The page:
The life ring buoys were the only object group that had mold. And to mitigate the mold we did have to use dry methods and also wet methods. Now this picture shows lubricants, excessive lubricants that we’re covering most of the artifacts, some of the other artifacts had these same lubricants in their interiors. So we did have to oftentimes open up the artifacts, and I’m referring to binnacles, I’m referring to the gyroscopes, the engine order telegraphs. When possible, we did open them up and tried to clean out the excessive lubricant, but oftentimes not just excessive, just the removal of it because the lubricant is a fire hazard if left in their storage collection.

We used a proper conservation adhesive to repair glass. And not just glass, but there are also plastic almost glass-like elements that were broken faces that we did have to repair as well. And in some of the artifacts, the nautical instruments that came in wooden cases, we did have to repair the cases themselves. Oftentimes as is in this image, they were disjointed, but we also had some where the baseboards were completely detached and other detached areas as well. And these ships bells were the only object group in which the client did ask us to remove unassociated parts. So in this picture here you see our technician using a portable band saw to remove excess metal from the headstock of a ship’s belt.

So in this image here we see binnacles, which have fallen over in a moving truck. Now I’m happy to say this was not me. This did not happen under my watch. Otherwise I would be ashamed to show you this photo. However, this is an indicator of problems that occurred during the project. This is the most dramatic photo. So luckily we don’t have any that are just as bad. But in treating 1500 artifacts in two years, we had a lot of logistical and coordination concerns, packing and shipping, and probably the most important, which is the tracking and inventory system.

So when I took over, there were a lot of moving parts. As the lead technician… I started about nine to 12 months after the project had started. And within that time there was a turnover in project managers. And unfortunately the handoff of the project was basically non-existent. So with regards to project materials, the project manager who I started with, I saw they had a binder. But when I had to take over, we couldn’t find that binder. We don’t know where all that information went to. If they just took it home with them to their new job or they burned it, threw it away for all we knew.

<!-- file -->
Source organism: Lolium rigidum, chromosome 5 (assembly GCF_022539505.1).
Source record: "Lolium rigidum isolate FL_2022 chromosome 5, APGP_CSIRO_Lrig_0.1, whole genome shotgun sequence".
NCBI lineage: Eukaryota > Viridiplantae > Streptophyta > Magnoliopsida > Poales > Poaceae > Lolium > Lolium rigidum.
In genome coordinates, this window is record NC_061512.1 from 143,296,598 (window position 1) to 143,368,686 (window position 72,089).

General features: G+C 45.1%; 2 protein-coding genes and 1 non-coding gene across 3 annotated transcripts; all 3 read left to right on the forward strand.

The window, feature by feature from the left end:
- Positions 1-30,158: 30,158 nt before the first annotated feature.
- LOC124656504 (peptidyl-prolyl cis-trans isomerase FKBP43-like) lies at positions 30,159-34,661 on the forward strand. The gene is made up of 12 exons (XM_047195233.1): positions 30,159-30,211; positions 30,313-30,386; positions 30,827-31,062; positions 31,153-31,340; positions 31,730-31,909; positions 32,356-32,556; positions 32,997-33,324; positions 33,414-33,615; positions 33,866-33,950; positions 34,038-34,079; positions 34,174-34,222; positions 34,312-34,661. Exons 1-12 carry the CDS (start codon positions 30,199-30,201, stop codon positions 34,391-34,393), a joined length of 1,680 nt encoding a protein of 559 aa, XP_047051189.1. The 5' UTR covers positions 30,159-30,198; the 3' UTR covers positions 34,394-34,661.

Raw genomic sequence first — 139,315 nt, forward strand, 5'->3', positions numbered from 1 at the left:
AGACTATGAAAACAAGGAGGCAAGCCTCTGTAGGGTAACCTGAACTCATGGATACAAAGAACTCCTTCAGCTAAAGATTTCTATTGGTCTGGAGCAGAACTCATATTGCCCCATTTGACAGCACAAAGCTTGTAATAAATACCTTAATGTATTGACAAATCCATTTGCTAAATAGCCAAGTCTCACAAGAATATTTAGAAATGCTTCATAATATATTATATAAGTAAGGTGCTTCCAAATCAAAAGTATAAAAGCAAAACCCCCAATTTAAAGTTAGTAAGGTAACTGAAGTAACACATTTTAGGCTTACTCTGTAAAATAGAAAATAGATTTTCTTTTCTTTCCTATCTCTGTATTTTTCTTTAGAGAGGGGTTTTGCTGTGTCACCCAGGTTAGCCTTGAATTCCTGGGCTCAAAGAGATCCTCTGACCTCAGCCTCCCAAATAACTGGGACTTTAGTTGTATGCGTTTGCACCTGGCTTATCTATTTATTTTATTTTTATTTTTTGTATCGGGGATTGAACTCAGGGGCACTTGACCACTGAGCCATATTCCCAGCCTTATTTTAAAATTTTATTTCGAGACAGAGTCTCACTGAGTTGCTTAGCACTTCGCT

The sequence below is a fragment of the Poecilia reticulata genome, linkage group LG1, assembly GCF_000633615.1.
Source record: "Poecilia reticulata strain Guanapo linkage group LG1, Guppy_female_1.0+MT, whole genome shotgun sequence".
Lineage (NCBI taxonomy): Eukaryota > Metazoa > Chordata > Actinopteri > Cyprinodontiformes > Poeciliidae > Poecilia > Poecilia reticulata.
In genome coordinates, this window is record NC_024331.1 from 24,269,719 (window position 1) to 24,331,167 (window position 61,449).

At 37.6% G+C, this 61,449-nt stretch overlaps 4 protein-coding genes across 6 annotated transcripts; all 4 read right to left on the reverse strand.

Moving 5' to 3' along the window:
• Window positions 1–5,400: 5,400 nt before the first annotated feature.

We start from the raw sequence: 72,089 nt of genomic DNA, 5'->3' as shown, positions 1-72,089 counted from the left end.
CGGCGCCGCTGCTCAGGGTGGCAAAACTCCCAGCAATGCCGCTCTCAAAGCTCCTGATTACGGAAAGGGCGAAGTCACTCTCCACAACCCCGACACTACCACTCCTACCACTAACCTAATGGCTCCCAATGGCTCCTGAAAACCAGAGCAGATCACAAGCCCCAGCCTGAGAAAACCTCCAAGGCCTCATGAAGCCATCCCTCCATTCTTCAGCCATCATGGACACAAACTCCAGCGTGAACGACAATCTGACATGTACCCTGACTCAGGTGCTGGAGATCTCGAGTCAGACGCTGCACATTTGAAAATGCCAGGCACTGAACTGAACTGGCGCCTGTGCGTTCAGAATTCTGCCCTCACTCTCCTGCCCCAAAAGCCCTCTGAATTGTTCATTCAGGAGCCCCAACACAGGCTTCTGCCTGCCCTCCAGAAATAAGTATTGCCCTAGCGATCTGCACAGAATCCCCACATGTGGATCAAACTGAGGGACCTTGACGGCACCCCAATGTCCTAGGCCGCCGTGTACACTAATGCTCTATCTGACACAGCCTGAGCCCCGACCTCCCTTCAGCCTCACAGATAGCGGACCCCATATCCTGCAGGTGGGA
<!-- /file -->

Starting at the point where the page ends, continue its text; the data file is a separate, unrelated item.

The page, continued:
Packaged products strapped in moving truck

Binnacles (covered on the left and far back) were secured with rachet straps and polystyrene foam onto wooden pallets. The builder plates and artifacts were stored inside containers and blue wall vented crates with padding for secure transport.

The tracking system. When I started, the owners of the company asked me how many artifacts have been treated? I had to thumb through a separate binder to manually count how many items had been treated and even then a lot of the paperwork was hard to read. There was no electronic system. So Evergreen does keep a cloud based storage system and you would think, “Oh well maybe since we can’t find any paper-based evidence, we can go online and try to see what’s up there.” We couldn’t find anything that was of any value. So apparently the project managers were just maybe setting up their own system, and then the next person that came in wanted to set up their own system. But at the end we couldn’t find any of that information.

And in the meantime, who was communicating with the client? While all these changes were happening, did anyone contact the client? Did the project managers themselves say, “Hey, I will no longer be with this project. So for any more information, please contact so-and-so.” And I will tell you right now that didn’t happen. And when I took over again, I was the lead technician, so our project manager was based in Canada. So at no point did I ever meet this poor female. We had to communicate with pictures and cell phones and emails as I’m trying to relay, “Hey this is the corrosion that we see, but it’s unusual. How would you handle it?” And then they would just email right back. So at the end, I would say it took us about a month before we could have a baseline of where things were and what to be done so that we can continue forward.

So as the lead technician, I had to be sure that all of the staff were filling out daily treatment reports. Now, these reports were still written by hand, but then they would feed into an excel spreadsheet, which I’ll refer to later on. Since I was the one who was assigning the tasks, I was also the one responsible for training the staff. Now the senior conservators developed the protocols, but I had to write out the protocols, so in the event that if I was to leave, someone else could continue onward and they wouldn’t have to start from scratch again. But being as that since I was training the staff, I was also the one that had to ensure that there was a uniform consistency in the treatment that was done. And I had to decide when an artifact treatment was complete or if like, “Hey, come back, let’s look at this area or let me contact the senior conservator, we have an issue here that needs to be addressed.

I was also in contact with the client to establish a pickup and delivery schedule. At no point were we ever going to have 1500 artifacts in our studio. We just didn’t have the space. And although some of the items were small, a lot of them were really big. You can see the bell at the very bottom right corner of this image. So usually three or four of those bells would fit on a pallet, and we could only fit two pallets on a rack, and we had about 64 bells. So that right there, using moving trucks would have required us to at least have three moving trucks. So we were not going to have a convoy going up and down the highway between our office and studio in Maryland down to Virginia to go pick them up and to return them.